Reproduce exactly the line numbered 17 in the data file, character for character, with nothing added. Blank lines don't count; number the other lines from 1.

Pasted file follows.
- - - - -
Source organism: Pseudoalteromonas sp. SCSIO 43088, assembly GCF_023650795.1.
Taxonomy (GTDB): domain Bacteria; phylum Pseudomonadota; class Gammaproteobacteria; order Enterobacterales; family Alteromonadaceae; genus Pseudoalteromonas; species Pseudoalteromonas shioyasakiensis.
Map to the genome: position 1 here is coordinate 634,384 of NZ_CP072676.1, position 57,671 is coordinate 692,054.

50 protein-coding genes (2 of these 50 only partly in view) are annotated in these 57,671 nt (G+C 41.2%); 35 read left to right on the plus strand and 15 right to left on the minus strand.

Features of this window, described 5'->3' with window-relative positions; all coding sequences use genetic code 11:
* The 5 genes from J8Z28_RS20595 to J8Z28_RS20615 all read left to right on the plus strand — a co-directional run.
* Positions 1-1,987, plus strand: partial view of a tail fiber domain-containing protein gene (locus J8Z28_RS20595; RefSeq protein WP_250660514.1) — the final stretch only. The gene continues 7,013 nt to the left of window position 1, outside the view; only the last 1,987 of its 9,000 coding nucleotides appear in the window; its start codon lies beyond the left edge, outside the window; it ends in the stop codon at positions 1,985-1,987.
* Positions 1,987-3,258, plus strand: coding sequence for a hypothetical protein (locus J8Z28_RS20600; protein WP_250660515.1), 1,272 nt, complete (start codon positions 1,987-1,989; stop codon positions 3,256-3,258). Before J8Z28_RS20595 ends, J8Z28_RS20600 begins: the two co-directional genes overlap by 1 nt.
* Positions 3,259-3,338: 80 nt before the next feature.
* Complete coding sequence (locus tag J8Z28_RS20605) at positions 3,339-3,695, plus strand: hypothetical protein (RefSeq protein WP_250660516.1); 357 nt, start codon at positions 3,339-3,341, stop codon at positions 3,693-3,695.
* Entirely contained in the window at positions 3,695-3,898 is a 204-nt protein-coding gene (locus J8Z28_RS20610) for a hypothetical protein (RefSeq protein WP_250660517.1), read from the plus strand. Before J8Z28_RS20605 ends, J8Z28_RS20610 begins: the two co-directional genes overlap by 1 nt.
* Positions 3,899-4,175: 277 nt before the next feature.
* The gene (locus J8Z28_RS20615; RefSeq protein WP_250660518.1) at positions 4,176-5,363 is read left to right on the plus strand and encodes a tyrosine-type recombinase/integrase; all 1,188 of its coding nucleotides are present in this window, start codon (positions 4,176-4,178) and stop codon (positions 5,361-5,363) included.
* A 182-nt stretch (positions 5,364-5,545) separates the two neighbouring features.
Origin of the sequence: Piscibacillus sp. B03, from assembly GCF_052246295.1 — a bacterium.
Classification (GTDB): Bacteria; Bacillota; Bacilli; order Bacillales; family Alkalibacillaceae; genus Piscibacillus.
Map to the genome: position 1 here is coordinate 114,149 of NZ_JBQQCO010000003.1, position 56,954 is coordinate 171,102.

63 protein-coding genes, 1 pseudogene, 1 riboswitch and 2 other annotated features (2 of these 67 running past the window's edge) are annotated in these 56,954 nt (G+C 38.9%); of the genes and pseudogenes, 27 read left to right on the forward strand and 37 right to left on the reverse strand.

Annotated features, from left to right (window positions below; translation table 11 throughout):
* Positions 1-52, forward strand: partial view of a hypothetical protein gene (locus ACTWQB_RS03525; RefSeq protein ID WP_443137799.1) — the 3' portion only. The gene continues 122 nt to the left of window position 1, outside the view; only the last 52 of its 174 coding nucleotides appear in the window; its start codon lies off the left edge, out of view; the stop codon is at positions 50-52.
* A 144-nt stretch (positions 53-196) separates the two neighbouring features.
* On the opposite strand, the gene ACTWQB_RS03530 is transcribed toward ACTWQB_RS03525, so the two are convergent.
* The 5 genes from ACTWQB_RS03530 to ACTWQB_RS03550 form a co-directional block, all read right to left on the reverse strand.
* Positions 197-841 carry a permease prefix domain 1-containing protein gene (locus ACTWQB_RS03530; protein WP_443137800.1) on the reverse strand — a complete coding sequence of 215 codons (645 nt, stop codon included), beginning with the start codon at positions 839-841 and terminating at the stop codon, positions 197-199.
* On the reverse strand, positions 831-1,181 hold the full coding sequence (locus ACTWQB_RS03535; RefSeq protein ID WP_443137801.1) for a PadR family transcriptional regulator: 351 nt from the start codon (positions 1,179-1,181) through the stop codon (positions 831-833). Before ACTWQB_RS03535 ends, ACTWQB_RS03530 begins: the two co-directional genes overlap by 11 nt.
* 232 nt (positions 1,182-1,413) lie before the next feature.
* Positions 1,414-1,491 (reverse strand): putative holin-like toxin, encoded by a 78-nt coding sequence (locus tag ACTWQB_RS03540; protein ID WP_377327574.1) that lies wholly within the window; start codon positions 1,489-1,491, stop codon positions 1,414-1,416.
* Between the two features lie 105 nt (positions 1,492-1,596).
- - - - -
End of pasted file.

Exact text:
Map to the genome: position 1 here is coordinate 114,149 of NZ_JBQQCO010000003.1, position 56,954 is coordinate 171,102.